Learning to Appreciate How My Body Works Instead of Focusing on My Chronic Pain


My long journey with fibromyalgia and chronic pain has left me in the anxious state of mistrusting my body. What will go wrong next? So many disparate malfunctions and pain syndromes have sprung up over the years, to settle in and stay just as long as they pleased. Sometimes new symptoms will clear up in a week or so, but all too often, pain settles in for months, years or perhaps permanently. Some of the various afflictions that have come on suddenly and lingered are carpal tunnel syndrome, tarsal tunnel syndrome (ankles instead of wrists), knee pain, back pain, digestive issues, hand pain, plantar fasciitis. Currently I’m dealing with nerve pain in my flank and hips that prevents me from sitting for any length of time.

All this leaves me in a state of constant vigilance, monitoring functionality and pain level. Will I be able to do what I need to do today? Will my current pain ever subside? What will go wrong next?

This past summer, due to bone spurs on the backs of my heels (Haglund’s deformity), open-backed sandals were the only footwear I could tolerate. The pain subsided, but as fall set in, I worried that wearing shoes would reignite it. But so far, by wearing only the softest, perfectly fitting shoes and boots, I have kept it at bay.

As I took a stroll in our local park the other day, I happened to notice that not only were my heels not hurting, but my feet were all-around comfortable: no ankle, arch or toe pain! I was grateful, and then as I focused on the sensation of my feet moving over the earth, carrying me along, rolling from heel to toe, lift and repeat, I was also amazed. Feet that work! Feet that don’t hurt – for today. Such a miracle. I became keenly aware of all that was required to have
this experience: the complex anatomical structure of the human foot, with its movements coordinated by precise signals from the brain, maintaining balance and moving this body across the soft grass.

This brought to mind the Psalm verse, “I praise you because I am fearfully and wonderfully made; your works are wonderful, I know that full well.” (Psalm 139:14)

Chronic pain causes the mind to zone in on what hurts. In doing this for so
long, I had stopped noticing what isn’t hurting, what is working just fine, for today. This is especially true of areas that once hurt, but are now recovered. I don’t consider them well; rather I am wary of the pain returning. This may occur, of course, but the experience in the park showed me that I can shift my mentality from one of trepidation to appreciation. I can appreciate all that works well in this body, especially those previous problem areas. I can be truly grateful for their current pain-free and functioning state.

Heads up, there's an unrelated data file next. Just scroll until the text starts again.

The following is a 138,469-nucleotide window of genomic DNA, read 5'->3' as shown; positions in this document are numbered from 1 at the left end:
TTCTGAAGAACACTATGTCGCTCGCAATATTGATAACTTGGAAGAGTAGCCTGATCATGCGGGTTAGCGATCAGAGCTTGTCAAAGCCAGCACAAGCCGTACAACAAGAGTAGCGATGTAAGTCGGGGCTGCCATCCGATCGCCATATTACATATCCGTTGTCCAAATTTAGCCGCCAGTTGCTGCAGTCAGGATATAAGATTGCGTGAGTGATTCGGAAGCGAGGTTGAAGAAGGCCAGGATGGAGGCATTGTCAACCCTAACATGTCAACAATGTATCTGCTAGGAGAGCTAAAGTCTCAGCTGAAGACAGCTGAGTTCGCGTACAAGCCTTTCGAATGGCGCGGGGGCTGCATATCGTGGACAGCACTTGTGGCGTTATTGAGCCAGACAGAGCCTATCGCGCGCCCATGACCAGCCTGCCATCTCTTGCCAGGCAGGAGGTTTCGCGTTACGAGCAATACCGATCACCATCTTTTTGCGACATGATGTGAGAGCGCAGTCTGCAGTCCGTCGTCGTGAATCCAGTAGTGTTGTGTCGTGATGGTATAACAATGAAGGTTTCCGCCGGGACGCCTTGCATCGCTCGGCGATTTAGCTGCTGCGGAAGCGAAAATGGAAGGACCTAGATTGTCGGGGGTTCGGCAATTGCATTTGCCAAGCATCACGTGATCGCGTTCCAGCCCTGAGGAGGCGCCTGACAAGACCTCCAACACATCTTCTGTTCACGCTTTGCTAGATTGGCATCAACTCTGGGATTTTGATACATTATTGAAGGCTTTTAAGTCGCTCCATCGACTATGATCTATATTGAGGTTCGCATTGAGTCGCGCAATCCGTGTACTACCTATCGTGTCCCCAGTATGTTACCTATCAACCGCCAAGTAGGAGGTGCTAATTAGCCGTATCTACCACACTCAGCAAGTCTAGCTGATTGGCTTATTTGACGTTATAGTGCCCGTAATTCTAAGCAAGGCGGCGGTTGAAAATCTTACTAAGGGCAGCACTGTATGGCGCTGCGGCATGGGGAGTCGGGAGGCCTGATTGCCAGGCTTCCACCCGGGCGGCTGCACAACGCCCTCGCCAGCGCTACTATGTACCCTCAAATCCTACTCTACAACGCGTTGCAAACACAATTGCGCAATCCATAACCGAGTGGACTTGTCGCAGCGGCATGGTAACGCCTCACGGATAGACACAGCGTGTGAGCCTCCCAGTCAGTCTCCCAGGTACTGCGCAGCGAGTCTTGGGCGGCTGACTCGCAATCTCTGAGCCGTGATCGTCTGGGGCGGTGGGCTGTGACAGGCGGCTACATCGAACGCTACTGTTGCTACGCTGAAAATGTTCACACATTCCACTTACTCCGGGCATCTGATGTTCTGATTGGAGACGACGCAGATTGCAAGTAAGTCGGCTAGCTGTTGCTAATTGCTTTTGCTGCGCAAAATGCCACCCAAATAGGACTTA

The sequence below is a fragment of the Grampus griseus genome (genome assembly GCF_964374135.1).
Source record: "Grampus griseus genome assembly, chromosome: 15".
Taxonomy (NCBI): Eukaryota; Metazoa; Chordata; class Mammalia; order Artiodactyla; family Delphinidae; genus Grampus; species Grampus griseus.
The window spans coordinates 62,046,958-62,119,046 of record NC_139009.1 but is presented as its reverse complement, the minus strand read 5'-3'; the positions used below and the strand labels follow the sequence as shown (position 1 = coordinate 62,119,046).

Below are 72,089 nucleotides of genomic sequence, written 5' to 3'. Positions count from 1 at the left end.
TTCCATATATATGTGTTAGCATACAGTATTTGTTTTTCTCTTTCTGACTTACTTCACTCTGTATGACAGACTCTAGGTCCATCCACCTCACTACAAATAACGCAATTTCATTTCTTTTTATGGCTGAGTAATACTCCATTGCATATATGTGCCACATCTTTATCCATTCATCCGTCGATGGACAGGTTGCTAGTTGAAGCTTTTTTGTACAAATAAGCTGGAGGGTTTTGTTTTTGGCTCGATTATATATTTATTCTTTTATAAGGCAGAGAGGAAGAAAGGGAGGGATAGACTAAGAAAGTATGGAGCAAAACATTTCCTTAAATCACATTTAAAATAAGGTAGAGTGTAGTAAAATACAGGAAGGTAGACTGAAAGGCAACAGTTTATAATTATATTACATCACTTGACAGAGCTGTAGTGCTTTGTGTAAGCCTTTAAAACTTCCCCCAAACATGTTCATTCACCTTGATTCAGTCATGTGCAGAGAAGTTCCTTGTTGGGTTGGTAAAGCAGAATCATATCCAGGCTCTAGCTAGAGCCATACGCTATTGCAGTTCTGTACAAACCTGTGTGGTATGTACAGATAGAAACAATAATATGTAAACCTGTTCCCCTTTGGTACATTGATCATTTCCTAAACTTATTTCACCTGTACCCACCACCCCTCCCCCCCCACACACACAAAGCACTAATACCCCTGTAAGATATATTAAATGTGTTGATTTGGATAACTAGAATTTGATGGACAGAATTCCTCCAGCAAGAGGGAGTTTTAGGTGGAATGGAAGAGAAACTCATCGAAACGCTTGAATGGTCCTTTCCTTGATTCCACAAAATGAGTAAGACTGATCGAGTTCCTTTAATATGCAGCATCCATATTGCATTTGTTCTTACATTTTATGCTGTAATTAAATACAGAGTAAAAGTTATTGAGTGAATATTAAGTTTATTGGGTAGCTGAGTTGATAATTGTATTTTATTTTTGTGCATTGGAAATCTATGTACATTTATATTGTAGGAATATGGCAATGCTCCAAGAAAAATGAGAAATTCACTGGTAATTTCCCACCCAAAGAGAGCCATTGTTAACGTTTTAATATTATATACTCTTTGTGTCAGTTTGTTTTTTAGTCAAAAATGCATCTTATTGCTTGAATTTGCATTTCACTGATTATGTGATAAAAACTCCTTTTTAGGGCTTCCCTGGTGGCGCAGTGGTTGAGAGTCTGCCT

So I have been practicing appreciating the miracle of this complex, elegant system of a body. I take daily note of what works well:

I can start with these hands. I’ve experienced flare-ups of hand and wrist pain such that typing was not possible. But today and for quite some time, these hands have been fine. Each morning when I awaken, I close and open my hands, reveling in their loose, comfortable movement, free from the stiffness of last year. Let me not take this for granted! I can type as much as I want (though I’ve learned to tap lightly), I can chop vegetables, lift a seven-pound dumbbell for exercise. Tendons, muscles, blood flow, nerve impulses – all work together gracefully, for today.

As I walk, I continue to marvel at my feet. I don’t know how long this pain-free interlude will last, but for today, I appreciate the function and joy of feet that feel…normal!

I sleep well most nights. My current pain usually does not interfere with my sleep. Past pain flare-ups have done so, and there were many years when I suffered insomnia from anxiety. I am grateful for peaceful sleep.

My digestion works well enough; its issues are manageable these days. I
appreciate this body’s ability to convert the delicious food I eat into nutrients and energy for the day.

I breathe freely. I have never had lung problems. But my dear cat suffers from asthma, which makes me appreciate the gift of easy breath.

I see and I hear. Sadly, my 99-year-old grandmother is losing much of
these senses. I say a prayer for her, and remind myself to appreciate all that I see and hear today.

I experience my share of brain fog, but I am grateful that, for the most part, this mind serves me well.

The list could be endless. So much of this body works perfectly well, or well enough.

Even within my current problem area – neuropathic pain in my butt and
hips – there is still much that operates well. The pain is with sitting and pressure. Without minimizing the distress and limitations of this condition, I can still appreciate that I do not have pain in the actual joints. I can stand and walk fairly comfortably.

This overview of my body also helps me to understand that it is doing the
best it can. For some reason, it believes that it must fire high level pain signals in response to any sitting pressure. Considering how complex the body-mind system is, it’s not surprising that some things go awry. I keep in mind that it is doing the best it can to attain some sort of equilibrium.

This is not an easy body to inhabit. But much of it does serve me well. For today, I will do my best to enjoy and appreciate all that works, and view with love and patience all that doesn’t. I am indeed fearfully and wonderfully made, and I give thanks for this.

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Photo via fotiksonya on Getty Images


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